Leavitt Peak

Last weekend, C. and I headed up to the Sonora Pass area for an overnight backpack. The idea was to get ready for our upcoming trek in the southern Sierras, a 10-day hike through high elevation areas along the Great Western Divide. I was looking for a short trip that would help us get acclimated and test our packing lists. The Pacific Crest Trail heading south from Sonora Pass was a good fit: it starts at 9,626′ and stays high for most of the four miles to Latopie Lake, which lies about a quarter mile off the PCT.

Looking down the PCT to the south

Looking down the PCT to the south

Once you reach Latopie Lake, you can continue on the PCT for about 9 miles total to reach Leavitt Lake, then loop back through on some use trails, visiting Koenig Lake and Latopie Lake on the way. This was our initial plan, and we also wanted to climb Leavitt Peak on the way. However, this proved a bit ambitious to accomplish on a Saturday.

We left Sonora Pass at about 9:30 am and had a pleasant walk along the high, exposed crest heading south. As we walked, we watched rainfall and lightning strikes to the north and northeast. We were enjoying the day and feeling quite good when we encountered a PCT through hiker near the pass above Latopie Lake. She warned us that thunderstorms were coming. “Be careful,” she said. It was about five minutes later that we heeded her advice, and decided not to continue along the PCT or hike Leavitt Peak. We turned back to Latopie Lake instead, and continued down to Koenig Lake to find a campsite.

The use trail between Latopie Lake and Koenig Lake was steep and loose, and it took a while to find a suitable site. We set up the tent just in time, as hail began to fall and the lightning struck very close by. We had lunch in the tent and napped as the hail turned to rain. After the rain stopped, I took a walk around Koenig Lake – which is actually three separate pools, fed by a spring – and tried fishing a bit. I saw no sign of trout, but lots of bugs hatching. The sunset that night was quite colorful.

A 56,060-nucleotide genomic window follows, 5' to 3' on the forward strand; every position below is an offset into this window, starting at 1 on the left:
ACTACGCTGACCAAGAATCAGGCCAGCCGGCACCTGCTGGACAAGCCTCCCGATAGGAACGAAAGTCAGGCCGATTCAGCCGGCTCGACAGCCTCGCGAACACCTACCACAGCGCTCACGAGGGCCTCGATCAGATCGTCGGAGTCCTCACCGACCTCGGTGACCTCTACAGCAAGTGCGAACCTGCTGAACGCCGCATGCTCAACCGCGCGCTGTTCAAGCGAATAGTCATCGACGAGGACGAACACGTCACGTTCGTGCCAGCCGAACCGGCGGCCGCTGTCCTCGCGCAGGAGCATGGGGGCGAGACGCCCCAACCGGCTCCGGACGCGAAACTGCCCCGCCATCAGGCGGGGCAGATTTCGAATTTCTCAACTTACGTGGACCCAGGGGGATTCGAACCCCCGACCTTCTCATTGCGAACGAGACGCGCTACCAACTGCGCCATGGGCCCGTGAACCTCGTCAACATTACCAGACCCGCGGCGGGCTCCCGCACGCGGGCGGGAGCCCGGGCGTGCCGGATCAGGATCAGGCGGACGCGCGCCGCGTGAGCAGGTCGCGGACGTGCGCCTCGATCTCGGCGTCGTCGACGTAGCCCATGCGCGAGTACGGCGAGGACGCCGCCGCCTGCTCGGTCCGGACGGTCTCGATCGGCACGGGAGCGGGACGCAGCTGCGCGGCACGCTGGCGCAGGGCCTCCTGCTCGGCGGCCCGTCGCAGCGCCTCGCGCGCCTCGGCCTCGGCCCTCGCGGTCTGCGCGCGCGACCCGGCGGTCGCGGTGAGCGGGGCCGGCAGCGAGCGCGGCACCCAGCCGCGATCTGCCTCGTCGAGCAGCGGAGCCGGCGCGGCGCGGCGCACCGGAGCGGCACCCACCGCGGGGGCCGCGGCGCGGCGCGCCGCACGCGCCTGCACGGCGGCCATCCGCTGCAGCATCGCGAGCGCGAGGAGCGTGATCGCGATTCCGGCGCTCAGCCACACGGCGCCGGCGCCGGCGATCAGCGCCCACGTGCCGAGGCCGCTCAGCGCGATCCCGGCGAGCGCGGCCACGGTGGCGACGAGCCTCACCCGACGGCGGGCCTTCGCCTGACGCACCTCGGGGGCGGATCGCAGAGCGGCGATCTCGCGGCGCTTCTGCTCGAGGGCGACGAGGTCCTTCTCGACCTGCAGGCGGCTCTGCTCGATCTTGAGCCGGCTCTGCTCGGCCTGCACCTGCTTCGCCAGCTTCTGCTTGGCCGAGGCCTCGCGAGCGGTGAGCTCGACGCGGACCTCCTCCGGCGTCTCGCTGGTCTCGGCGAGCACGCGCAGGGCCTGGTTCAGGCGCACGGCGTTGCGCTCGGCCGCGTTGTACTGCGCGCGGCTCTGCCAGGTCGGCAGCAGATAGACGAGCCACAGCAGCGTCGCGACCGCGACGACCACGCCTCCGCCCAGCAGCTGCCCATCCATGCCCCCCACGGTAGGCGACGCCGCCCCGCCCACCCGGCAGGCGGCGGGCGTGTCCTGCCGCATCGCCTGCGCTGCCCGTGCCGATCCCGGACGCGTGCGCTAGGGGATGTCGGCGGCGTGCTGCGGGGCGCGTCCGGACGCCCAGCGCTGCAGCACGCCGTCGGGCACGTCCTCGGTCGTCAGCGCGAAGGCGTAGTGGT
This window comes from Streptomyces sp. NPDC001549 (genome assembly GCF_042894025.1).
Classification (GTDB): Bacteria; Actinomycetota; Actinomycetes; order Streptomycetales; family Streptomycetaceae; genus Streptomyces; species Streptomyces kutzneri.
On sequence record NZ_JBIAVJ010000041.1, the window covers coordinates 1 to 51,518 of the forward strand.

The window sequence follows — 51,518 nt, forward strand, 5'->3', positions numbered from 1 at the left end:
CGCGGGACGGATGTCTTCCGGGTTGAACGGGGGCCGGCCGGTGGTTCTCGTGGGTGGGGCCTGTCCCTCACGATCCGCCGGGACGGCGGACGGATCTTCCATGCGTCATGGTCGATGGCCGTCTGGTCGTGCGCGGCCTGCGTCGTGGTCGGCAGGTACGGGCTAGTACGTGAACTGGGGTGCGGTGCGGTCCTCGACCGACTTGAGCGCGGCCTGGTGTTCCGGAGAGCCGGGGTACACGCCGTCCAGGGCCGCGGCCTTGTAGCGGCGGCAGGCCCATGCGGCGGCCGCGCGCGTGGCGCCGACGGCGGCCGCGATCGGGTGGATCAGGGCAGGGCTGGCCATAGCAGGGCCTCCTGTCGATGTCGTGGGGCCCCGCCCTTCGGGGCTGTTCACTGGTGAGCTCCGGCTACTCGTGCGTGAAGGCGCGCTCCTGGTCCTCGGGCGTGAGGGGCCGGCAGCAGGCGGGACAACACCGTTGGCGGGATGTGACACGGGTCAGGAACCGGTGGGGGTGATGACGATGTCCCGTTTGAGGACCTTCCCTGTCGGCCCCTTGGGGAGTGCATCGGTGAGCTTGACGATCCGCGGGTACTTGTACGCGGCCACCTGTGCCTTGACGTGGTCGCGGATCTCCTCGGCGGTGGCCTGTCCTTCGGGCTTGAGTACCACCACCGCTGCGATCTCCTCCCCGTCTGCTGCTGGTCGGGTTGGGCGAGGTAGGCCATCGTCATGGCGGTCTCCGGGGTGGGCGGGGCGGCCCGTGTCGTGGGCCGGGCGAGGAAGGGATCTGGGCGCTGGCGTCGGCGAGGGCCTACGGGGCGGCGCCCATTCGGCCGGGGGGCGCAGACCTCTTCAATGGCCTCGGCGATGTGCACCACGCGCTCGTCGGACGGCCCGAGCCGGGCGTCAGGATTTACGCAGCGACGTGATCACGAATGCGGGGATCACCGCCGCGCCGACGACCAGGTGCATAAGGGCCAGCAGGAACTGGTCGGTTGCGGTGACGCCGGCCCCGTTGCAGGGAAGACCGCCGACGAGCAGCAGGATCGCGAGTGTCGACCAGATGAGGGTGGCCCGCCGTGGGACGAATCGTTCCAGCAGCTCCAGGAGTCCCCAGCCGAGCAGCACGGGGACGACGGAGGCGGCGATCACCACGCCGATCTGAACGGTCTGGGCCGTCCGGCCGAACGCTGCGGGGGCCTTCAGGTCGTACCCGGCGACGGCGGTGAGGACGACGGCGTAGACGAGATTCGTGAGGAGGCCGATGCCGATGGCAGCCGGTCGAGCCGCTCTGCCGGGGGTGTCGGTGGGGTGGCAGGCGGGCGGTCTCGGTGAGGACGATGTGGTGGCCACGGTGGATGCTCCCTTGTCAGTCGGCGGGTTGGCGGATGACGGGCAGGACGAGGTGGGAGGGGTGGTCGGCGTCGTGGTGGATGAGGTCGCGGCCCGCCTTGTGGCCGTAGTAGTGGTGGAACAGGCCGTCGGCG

_flavor_027_150801 Leavitt Peak

On Sunday, we headed back the way we had come. We dropped our packs just off the PCT and headed up to Leavitt Peak with our lunch, climbing the northeast ridge that connects Leavitt Peak to Latopie Peak. This route was described as a “satisfying scramble” on SummitPost, so I though we’d go up that way and come down the eastern slope, which is relatively easy. The ascent turned out to be almost too satisfying, so to speak – the pitch was steep and there was lots of loose scree along the knife-edge at the ridge line.

Gettin' scrambly

Gettin’ scrambly

We made it to the top, and had lunch at 11,572′. The descent took all of about fifteen minutes. I’d definitely recommend the eastern route for most people who want to climb the peak, unless you’re comfortable with vertigo and loose rocks.

Back at Sonora Pass, we encountered a historical sign posted by E Clampus Vitus.

_flavor_047_150801 Leavitt Peak

I remembered my mom saying they were some kind of eccentric club, so I looked them up on Wikipedia. It’s an interesting read, though completely useless – I suppose I appreciate their historical signs more than their own history.

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